• I have to consider all the remaining nitty-gritty logistical stuff that is at play. Things like the type of photography I specialize in, the city in which I conduct my business, the type of equipment I use, and all that other boring stuff. Nothing particularly glamorous, but all viable things that must be considered.

Growing my business nags at me constantly

Growing my business is something that I feel like I am just spinning and spinning and spinning my wheels for. There is no manual. No step-by-step checklist that tells you when you reach the “x” goal then move on to the “y” objective. The growth of my business is purely on me, what I decide to make of it, and the direction I want it to go. I’ve tried many new things, this blog included. I’ve brainstormed many ideas that never came to full fruition, like a STUDIO! And, I have agonized when I feel like nothing that I am doing is yielding the results I want. You’ve heard the saying “Do what you always do and you’ll get what you always get.” It’s just so much pressure and it’s so hard not to take it personally when my marketing ideas or efforts come back void. Being a business owner is definitely NOT for the emotionally weak. Ha, it’s growing my skin a little thicker every day.

Through it all, I can’t believe that I really get to say that this is my job!

I feel like I just spent the entirety of this blog post griping about hard things in my job, but at the end of the day, I LOVE what I do.

  • I get to create products for people that are of great sentimental value. Photos you will hang on the walls of your home and look at 10, 20 even 30 years from now with such delight. I get to connect with people and encourage them in new seasons of life.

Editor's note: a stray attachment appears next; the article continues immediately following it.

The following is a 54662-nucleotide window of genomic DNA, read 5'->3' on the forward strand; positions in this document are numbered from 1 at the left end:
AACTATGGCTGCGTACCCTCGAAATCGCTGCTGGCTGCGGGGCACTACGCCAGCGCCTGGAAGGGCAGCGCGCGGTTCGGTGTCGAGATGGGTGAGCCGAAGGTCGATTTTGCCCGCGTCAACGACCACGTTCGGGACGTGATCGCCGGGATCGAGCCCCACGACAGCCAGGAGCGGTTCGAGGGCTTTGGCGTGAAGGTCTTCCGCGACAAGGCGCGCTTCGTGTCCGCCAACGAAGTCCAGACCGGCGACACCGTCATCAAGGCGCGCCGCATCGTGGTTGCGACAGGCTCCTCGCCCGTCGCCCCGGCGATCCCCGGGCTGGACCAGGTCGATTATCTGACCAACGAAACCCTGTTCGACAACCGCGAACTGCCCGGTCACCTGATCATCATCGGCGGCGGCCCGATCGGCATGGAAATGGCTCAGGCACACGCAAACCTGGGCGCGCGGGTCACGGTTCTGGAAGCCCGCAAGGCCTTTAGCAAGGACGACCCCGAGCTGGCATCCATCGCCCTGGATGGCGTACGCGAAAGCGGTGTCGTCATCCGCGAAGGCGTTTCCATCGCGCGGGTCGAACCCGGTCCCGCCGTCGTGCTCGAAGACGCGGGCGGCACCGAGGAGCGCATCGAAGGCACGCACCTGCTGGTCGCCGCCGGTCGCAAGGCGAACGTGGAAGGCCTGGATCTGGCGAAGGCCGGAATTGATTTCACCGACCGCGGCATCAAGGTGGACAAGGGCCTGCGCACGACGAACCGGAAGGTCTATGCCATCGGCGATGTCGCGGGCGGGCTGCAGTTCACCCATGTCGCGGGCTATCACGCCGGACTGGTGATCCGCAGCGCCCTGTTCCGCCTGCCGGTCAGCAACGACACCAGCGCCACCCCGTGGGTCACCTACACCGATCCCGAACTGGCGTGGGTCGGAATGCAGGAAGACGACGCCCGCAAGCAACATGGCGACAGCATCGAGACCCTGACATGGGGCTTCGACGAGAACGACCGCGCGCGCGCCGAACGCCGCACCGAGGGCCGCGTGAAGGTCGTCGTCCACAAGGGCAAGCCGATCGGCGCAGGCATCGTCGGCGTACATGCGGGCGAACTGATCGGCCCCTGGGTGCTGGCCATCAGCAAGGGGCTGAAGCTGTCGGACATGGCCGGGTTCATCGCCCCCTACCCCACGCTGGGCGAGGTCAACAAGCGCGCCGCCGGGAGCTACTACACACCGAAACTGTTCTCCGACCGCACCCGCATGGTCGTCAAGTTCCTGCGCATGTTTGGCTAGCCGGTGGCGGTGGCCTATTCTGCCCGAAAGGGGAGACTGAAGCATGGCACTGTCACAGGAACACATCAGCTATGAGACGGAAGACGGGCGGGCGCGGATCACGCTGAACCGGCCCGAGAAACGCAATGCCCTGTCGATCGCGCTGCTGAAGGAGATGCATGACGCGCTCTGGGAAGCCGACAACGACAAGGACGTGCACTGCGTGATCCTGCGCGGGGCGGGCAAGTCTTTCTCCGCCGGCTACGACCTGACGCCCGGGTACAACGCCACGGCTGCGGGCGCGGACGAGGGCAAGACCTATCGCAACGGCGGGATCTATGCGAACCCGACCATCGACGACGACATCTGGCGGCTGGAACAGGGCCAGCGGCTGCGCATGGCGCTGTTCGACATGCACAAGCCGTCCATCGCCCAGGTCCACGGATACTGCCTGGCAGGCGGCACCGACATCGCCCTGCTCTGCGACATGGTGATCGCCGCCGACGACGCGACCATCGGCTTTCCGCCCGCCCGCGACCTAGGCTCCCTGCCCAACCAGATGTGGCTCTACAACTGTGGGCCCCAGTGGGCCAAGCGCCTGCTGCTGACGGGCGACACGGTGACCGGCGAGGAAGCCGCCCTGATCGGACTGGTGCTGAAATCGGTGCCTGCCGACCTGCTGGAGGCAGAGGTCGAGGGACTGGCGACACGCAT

• I get to connect with other people who have encouraged me in ways that only God knew I needed.
  • I photograph families and newborns. Oh my goodness, this job has been more fulfilling than having the extra cash for kids’ sports or MDO. Every single happy client brings me so much joy.
  • I get to challenge myself to something I never thought I would do. I never thought this introverted, type A personality would have any other job than a simple desk job that I clock in and out of every day.
  • I get to continually scratch my creative itch. I can’t draw, sculpt, paint, make music, or write (ha, obviously), but I get to make art in a way that is so satisfying.
  • I get to snuggle newborn babies!!!! How many people can claim that as part of their job description?
  • Honing my craft has led me to be able to serve my church in a spiritually fulfilling capacity. I have photographed baptisms, Christmas, Good Friday and Easter services, events, VBSs, and many other things. All events where I get to watch God work in the lives of others. All because I take pictures! (insert mind-blown emoji)

There is a lot to be said about owning your own business. Many of those things I didn’t even say here, but moving forward it feels refreshing to confess the things I have been feeling. It clears my mind. And now I can head into my 4th busy season ready to take on everything that comes my way.

Let’s go!

Want more inspiration for your newborn session?

Check out this NICU Newborn Session.

or this Eclectic Newborn Session.

Melanie B of Mel B Photo is a professional photographer based in Tomball, Cypress, and The Woodlands, TX. I specialize in Newborn, Family, and Maternity Photography. For more information on packages with me and/or opportunities to book, feel free to visit my website.

Specific Newborn Packages can be found HERE.

Have more questions about Newborn Session?

Check out my Lifestyle Newborn FAQ or Behind the Scenes at a Newborn Session

-Mel B.

Mel B Photo